A Ruthin native, Sir Thomas Exmewe was Lord Mayor of London in 1517-18. His family home, Exmewe Hall, is now the town's branch of Barclays Bank, on St Peter's Square. Adjacent is the half-timbered Old Court House (built in 1401), now a branch of the NatWest Bank, which features the remains of a gibbet last used to execute a Jesuit priest, Fr Charles Meehan who had the misfortune to be shipwrecked on the Welsh coast when Catholicism was equated with treason — Fr Meehan was hanged, drawn, and quartered in 1679.


In 1574 Dr Gabriel Goodman re-founded Ruthin School which had been originally founded in 1284 and is one of the oldest public schools in the United Kingdom. Dr Goodman's investment has been well-rewarded as Ruthin School has produced a Speaker of the House of Commons, several Masters of the Rolls, an Archbishop of York and many bishops, judges and knights. In 1590, Goodman also established Christ's Hospital for 12 poor persons around St. Peter's Church on the square, and he was also Dean of Westminster for 40 years (1561-1601).


During the English Civil War the castle survived an eleven-week siege, after which it was demolished by order of Parliament. The castle was rebuilt in the 19th century as a country house, and is now a luxury hotel, the Ruthin Castle Hotel (to distinguish it from the less expensive but still architecturally interesting Castle Hotel on St Peter's Square). From 1826 until 1921 the castle was the home of the Cornwallis-West family, members of Victorian and Edwardian high society - the Prince of Wales being a guest, as was the actress Mrs Patrick Campbell. George Cornwallis-West became the stepfather of Sir Winston Churchill, despite being only 17 days older than him, the antics at the castle no doubt causing some degree of scandal to the townsfolk at the time. George Cornwallis-West's sister, Mary-Theresa Olivia Cornwallis-West, became Daisy, Princess of Pless in Germany.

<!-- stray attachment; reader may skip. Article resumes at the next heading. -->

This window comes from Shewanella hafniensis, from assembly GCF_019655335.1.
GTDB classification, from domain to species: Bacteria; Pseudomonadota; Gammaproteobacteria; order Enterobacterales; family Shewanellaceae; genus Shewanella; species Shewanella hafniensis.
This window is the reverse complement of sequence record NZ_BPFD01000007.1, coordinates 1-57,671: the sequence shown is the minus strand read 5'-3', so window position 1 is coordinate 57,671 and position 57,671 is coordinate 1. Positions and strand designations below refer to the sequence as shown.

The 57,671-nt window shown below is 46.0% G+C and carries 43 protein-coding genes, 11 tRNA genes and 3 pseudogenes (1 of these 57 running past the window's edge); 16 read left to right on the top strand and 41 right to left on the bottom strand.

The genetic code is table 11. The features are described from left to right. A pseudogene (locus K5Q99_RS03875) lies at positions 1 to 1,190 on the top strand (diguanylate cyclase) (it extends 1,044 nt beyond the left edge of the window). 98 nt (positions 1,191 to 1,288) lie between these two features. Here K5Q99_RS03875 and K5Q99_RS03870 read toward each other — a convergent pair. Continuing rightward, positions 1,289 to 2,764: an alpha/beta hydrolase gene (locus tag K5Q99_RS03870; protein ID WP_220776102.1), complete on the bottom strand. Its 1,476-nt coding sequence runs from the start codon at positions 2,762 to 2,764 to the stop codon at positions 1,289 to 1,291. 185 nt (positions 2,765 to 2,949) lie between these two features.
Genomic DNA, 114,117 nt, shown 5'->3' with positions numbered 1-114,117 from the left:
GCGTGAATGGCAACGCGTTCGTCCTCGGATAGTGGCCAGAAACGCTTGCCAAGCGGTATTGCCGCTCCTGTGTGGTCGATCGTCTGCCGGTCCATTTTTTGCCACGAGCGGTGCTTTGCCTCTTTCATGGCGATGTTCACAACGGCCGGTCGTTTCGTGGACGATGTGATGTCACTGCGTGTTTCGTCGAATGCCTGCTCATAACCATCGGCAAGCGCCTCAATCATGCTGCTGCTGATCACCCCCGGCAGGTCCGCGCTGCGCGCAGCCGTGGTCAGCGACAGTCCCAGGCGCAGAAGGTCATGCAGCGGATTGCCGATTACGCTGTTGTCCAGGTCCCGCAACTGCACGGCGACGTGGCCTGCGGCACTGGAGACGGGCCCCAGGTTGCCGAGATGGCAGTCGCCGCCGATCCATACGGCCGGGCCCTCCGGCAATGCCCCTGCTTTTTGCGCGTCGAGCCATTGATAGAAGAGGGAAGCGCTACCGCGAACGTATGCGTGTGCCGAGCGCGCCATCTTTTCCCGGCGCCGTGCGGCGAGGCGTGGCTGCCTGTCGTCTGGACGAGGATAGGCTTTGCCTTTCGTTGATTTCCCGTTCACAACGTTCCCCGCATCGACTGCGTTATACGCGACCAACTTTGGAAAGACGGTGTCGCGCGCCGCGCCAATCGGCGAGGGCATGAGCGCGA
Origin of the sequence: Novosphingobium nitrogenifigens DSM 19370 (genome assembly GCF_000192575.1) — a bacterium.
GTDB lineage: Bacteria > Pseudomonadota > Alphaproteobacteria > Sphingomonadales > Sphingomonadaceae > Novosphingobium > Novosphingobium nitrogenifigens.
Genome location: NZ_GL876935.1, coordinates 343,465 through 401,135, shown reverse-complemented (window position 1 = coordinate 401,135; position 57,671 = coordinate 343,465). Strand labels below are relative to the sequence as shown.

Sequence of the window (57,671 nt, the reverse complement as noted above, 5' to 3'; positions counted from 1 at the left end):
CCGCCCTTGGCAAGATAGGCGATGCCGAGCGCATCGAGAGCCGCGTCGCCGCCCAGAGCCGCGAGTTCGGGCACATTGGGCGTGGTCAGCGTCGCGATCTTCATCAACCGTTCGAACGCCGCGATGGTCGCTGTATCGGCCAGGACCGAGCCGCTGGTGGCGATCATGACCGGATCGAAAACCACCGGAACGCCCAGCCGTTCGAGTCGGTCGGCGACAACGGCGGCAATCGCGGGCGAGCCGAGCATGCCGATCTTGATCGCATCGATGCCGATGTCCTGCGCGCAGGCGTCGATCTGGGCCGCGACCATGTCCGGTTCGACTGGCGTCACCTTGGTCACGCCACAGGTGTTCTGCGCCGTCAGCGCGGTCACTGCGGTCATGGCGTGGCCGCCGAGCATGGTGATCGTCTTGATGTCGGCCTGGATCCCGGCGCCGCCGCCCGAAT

The first House of Correction, or Bridewell, was built at the bottom of Clwyd Street, next to the river, in 1654, to replace the Old Court House, where able-bodied idlers and the unemployed were sent to do work. Following John Howard's investigations into prison conditions the Denbighshire justices resolved to build a new model prison in Ruthin on the site of the old Bridewell. Work began in January 1775. In 1802 the prison had four cells for prisoners and nine rooms for debtors. The prison was enlarged in 1802, 1812, 1824-5, and 1837, by which time it could hold 37 inmates.